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Authors: Maya Snow

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BOOK: Chasing the Secret
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T
eeth bared, Manabu launched himself at us, blade slashing down in a silver arc.

Hana thrust Moriyasu behind her as I leaped forward to meet Manabu's strike, my sword singing.

Manabu let out a blood-curdling cry that seemed to carry across the camp. At once, several samurai came rushing to his aid. One battle-scarred warrior hacked at Mother, but she met him with a high block. Another slashed at Hana, who quickly deflected his blade and thrust a cut in toward his throat.

I turned my attention to Manabu, engaging him in a deadly battle. His yellow teeth glistened as they caught the glow of a nearby lantern. “I should have killed you myself while I had the chance,” he sneered, bringing his sword down in a deadly curve.

“Well, you didn't,” I said, blocking him with an upward swing. “And now I've come to kill you, instead.”

Manabu's face darkened with rage. He cut left and right. I avoided each of his strikes, then bent at the knees and executed a fast two-handed slice. He leaped back, and then feinted—first one way, then the other.

For a moment, I tried to read him. Then a memory flashed into my mind of my fight with Yorio on the riverbank. My father's words whispered through my mind:
Hush your thoughts, Kimi
….

The only way I could be victorious was if I could find the peace inside myself.

Manabu and I danced around each other. My gaze was fixed on the whole of his body, his center. He feinted again, but this time I was ready. I would not be fooled into acting. I stood firm, my blade held high.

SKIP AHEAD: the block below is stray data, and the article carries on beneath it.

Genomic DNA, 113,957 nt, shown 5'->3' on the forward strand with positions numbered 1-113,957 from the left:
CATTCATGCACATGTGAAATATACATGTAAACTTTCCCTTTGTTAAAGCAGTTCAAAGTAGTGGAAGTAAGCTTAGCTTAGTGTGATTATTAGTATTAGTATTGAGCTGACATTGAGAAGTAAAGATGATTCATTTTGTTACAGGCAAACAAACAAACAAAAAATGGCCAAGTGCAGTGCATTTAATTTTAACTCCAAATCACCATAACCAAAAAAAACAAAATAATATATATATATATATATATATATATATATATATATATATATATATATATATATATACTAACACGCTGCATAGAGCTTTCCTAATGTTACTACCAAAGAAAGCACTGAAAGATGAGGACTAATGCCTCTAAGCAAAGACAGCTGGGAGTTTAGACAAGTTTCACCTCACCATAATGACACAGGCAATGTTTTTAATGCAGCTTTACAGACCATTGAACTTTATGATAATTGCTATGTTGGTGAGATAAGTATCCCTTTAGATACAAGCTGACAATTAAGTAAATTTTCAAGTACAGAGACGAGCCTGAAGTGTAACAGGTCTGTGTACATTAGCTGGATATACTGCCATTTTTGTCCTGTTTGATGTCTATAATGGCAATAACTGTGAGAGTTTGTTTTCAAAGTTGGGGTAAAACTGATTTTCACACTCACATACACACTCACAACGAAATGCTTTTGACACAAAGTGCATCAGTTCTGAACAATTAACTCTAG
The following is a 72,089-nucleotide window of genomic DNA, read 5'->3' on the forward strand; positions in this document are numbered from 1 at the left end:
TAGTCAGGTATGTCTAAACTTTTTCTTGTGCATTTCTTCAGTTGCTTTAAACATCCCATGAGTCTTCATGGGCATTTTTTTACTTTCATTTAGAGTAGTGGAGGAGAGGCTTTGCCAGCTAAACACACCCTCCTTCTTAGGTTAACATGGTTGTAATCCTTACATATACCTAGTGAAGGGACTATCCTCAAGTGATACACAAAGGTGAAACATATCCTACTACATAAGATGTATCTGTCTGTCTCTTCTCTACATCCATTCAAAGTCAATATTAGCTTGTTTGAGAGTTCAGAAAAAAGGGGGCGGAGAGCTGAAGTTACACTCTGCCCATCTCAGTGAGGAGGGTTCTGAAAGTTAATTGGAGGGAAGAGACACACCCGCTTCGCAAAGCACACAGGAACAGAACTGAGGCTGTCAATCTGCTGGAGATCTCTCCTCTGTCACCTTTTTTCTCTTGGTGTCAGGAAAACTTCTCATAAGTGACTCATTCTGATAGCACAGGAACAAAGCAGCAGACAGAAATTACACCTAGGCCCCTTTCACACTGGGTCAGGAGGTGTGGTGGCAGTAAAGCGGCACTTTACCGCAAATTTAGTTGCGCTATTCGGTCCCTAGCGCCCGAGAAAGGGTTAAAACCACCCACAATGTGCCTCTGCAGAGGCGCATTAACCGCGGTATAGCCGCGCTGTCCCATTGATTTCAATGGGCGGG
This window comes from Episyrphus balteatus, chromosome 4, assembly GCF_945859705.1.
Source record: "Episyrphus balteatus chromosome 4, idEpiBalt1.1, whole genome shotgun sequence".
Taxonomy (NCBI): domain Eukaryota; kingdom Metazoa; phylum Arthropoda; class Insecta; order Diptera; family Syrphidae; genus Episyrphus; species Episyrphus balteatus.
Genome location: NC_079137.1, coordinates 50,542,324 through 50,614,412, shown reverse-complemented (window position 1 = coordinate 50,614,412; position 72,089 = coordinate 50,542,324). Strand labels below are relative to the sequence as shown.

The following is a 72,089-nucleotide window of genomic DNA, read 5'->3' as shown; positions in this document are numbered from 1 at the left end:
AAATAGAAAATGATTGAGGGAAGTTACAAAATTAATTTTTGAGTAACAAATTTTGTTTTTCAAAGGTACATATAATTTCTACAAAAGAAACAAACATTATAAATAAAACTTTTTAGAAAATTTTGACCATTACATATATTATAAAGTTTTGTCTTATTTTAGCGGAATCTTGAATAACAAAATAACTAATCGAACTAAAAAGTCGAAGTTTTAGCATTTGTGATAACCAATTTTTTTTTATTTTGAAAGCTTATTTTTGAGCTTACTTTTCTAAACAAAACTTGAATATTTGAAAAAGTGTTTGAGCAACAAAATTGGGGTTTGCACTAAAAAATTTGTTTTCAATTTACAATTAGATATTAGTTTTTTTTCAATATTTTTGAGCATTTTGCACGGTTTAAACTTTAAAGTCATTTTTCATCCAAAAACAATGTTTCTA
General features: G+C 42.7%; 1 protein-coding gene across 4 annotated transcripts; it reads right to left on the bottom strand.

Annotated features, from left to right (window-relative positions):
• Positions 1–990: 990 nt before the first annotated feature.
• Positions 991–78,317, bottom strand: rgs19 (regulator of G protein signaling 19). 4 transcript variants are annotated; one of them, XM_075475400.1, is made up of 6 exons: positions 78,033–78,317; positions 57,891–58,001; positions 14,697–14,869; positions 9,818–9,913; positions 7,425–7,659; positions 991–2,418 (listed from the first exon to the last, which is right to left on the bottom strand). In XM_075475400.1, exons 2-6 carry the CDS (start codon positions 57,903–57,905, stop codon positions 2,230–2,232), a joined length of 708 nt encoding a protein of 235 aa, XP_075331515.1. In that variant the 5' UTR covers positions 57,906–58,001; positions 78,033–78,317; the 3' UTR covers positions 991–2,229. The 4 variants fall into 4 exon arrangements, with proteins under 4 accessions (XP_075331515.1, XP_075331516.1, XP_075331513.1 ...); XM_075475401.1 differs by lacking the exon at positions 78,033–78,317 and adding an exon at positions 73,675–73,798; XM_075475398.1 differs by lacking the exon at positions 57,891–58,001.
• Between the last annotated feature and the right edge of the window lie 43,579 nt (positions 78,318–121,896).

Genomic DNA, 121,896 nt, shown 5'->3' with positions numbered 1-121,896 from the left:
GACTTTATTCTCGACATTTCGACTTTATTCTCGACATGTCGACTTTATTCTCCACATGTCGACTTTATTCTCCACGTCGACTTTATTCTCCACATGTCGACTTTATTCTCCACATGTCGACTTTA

Manabu snarled and feinted again. Again, I held back. His gaze darted to Hana, who was cutting and parrying, battling hard with a seasoned warrior who grunted as he attacked. Moriyasu was behind her, his face pale.

Suddenly Manabu dropped the sword he was holding in his left hand. His arm flashed out, and he caught Moriyasu by his kimono. Moriyasu yelped and struggled. But there was nothing he could do. Manabu held him tightly.

Holding my brother at arm's length like a half-
drowned kitten, Manabu cast me a triumphant stare. “Drop your weapon,” he snarled, “or I kill the boy.”

My heart was racing, my breathing ragged. But I steadied myself.

Find the strength within you, Kimi
….

With my father's words still echoing through my soul, I leaped forward. Power surged through me. With a twirling slice, I brought my blade down hard. The steel sang, alive in my hand, as it went through hardened leather armor, into flesh and bone—the arm that clung to my little brother.